Final Project

For my final project, I decided to revisit my New Hive. My original New Hive was a representation of five of the things I am most passionate about in my life – it included sports, music, television and film, nature, and literature. Originally I was going to rework this original concept, tidy my existing project up and perhaps change some of the imagery I used. However, I figured since I had already made a New Hive about my passions, it would be interesting to make one for the exact opposite – my biggest fear.

As an international affairs student, my eyes are opened to a lot of the going ons in the world and their impact on my personal life. Additionally, I enjoy history, which if it teaches anything teaches you that human nature is cyclical and our race tends to repeat its mistakes. That’s why some of the recent developments in Western politics have been so troubling. There is a rise of a sort of crude nationalism that comes in the form of red hats with catchy patriotic slogans, cries to “Build the Wall”, and votes to separate the UK from the European Union. While this may seem harmful enough, it constructs an identity of ‘us’ vs ‘them’ in regards to politics and humanity. Nationalism was the leading cause in the First World War ¬†and then again in the rise of fascism. Therefore I used the imagery of a road, alongside it a sign to Build the Wall and imagery of Brexit. Ahead of the road are the fascist armies marching in their typical goose step style – this image should be behind us, disappearing into the past, but instead it is ahead of us on this road of fear, intolerance, and nationalism.

In addition to the imagery of wartime ahead of us on the road we’re currently taking I included a quote about fascism from Sinclair Lewis. He nails a concept that has been especially troubling to me – while it’s easy to use hindsight to point to Nazism as bad, it’s very easy to see how a poor German citizen destroyed by the terrible economy would be allured to it. It doesn’t start with the Final Solution but rather a Germany First sticker in a storefront. That is why it is so troubling to see some of the political movements springing up in the Western world. While none of them can be classified as fascism quite yet, they spring from the same source, and play on the same fears.

Finally, the song I used was a song by Radiohead called ‘2+2=5’, which was written in 2003 about the Bush administration and its dishonesty leading to events such as the Iraq War. Many of its themes are relevant to political life today, especially concerning the disinformation put forth by the current administration, oftentimes as brazenly deceiving as trying to say 2+2=5. Additional imagery includes the use of a polluted city in the background, since if we don’t destroy ourselves with warfare and intolerance, we’re already destroying the planet we depend on.

Grace (Twine)

For my final project I expanded on my twine story an allegory about a girl who is abused by her father. I was worried about being either too vague or too explicit in writing this story. I added an intro and sound effects for this version instead of finishing the narrative. I figured that it was more important to have something that feels right and shorter than to have an unfinished longer piece. I didn’t get to include many of the aspects of the story that I would have liked to, including my favorite character, Grace’s pet rat, Satchmo, who sits in his cage and whistles jazz through his teeth. The importance of the caterpillar and the sequestered toxins also didn’t come to fruition, the significance of that was that Grace uses the air that builds in her from these injections at the end of the story to escape her father. If I could do this project over, I would use Twine1 instead of twine 2 because the images that I tried to import keep glitching and not showing up. I added a random event in the beginning, the coin may land on heads or tails, and I would like that to have an impact on the last frame of the story. Overall I am happy with this project, but I still hope to give it a little more time and release a fully fleshed out version of it. Thanks for checking it out ūüôā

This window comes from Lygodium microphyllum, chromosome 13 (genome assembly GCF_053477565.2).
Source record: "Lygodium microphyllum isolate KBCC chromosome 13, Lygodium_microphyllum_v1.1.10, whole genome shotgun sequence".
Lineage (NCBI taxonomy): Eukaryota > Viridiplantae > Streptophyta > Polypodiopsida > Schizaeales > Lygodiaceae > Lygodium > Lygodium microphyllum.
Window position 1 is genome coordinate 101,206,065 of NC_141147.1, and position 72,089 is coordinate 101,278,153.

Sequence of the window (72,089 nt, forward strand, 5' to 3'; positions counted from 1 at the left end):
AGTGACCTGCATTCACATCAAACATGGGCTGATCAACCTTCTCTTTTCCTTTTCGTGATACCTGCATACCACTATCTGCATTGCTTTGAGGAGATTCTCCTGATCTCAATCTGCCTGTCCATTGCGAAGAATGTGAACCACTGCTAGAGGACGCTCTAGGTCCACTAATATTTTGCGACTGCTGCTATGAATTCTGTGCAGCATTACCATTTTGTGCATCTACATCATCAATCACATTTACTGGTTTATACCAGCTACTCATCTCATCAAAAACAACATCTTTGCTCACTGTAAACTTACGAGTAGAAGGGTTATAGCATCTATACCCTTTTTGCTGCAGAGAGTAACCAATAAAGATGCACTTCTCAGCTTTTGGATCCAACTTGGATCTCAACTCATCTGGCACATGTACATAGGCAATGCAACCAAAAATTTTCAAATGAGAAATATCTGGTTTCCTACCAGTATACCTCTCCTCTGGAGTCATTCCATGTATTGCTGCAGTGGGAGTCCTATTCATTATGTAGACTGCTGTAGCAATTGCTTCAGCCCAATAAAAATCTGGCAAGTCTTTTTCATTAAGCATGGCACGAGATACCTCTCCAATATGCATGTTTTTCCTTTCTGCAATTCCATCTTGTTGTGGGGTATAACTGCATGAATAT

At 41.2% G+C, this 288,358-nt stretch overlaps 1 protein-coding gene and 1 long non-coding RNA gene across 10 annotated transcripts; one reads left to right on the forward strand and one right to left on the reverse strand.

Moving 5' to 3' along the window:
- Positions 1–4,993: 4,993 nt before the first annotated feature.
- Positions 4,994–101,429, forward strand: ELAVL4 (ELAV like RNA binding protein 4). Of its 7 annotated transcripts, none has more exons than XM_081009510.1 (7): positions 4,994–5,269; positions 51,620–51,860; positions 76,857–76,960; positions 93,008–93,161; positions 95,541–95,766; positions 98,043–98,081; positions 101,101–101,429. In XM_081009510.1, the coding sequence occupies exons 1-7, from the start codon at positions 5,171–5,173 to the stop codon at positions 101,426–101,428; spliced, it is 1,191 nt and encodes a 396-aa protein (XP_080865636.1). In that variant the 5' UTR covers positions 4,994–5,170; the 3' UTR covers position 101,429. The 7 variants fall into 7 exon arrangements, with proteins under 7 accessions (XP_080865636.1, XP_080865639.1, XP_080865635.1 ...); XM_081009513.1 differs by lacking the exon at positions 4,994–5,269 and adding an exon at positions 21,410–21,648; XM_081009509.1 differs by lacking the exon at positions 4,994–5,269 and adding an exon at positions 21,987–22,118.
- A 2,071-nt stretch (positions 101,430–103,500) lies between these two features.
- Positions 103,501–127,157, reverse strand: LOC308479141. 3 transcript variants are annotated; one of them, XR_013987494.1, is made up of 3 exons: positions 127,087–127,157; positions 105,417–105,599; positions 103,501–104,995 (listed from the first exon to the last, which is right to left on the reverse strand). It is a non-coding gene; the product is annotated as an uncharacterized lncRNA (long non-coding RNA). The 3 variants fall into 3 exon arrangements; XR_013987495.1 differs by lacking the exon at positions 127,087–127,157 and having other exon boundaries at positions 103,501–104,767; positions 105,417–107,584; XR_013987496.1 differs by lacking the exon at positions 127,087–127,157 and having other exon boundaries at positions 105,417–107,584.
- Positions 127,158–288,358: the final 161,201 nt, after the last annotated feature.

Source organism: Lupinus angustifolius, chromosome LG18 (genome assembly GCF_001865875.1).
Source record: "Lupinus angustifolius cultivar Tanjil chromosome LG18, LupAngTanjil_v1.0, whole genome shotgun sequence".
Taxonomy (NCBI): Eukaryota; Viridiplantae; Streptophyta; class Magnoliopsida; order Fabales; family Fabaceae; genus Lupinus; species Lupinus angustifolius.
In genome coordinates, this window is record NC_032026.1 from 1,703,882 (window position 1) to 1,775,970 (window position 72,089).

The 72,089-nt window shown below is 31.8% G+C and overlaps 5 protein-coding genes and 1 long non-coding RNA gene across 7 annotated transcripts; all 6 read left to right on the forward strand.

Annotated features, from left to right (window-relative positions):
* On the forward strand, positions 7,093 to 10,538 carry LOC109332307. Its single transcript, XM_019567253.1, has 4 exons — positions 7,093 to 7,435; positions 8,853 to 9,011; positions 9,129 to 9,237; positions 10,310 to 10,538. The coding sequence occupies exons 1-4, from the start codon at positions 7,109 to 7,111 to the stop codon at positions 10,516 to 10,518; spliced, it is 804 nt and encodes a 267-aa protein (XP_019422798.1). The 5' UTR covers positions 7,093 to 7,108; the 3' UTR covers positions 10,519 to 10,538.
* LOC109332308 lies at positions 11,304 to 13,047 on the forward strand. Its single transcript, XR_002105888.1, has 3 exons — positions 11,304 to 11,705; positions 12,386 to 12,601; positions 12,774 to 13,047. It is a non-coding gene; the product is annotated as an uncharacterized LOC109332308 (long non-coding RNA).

Final Project

Hey everyone,

So, here’s my final project. I decided to expand on the Twine project I submitted. The Twine Project was a simplistic game designed to help the player experience the difficulties and frustrations that people trying to cross the border experience. It also aimed to showcase the Transborder Immigrant Tool that we learned about in class. I also drew inspiration from¬†Eugenio Tisselli‚Äôs ‚ÄúThe Gate‚ÄĚ game.

In this new version, I added some passages that, at first glance, seem to provide the player with immigration paths other than crossing the border on their own. In the end, however, these “other” paths are fruitless and the player is forced to try and cross the border on their own with only the Transborder Immigrant Tool as extra guidance. I think that adding these different paths was essential in making my game more “realistic” and “impactful.” Hopefully, seeing the difficulties that people trying to get into the USA face will help the players think about the complexities of illegal immigration issues.

I also chose to end the game in an ambiguous way so that the player is unsure if they made it through the borderlands alive. In this way, I think I really expanded on my inspiration from¬†Eugenio Tisselli‚Äôs ‚ÄúThe Gate‚ÄĚ game. The fruitlessness and lack of “winning” or even “succeeding” are concepts that Tisselli plays within his game to elicit¬†frustrated reactions from the players. Like Tisselli, I hope that this frustration opens the window for players’ reflections. I hope they ask questions like why does this game exist? What is trying to cross the border really like? Who are the people that are trying to do so, and how are the systems that are in place playing a role in their choice to undertake such a dangerous journey?

Thanks for such an awesome semester, and congratulations to all those who are graduating! ūüôā

Final Project: Twine Con’t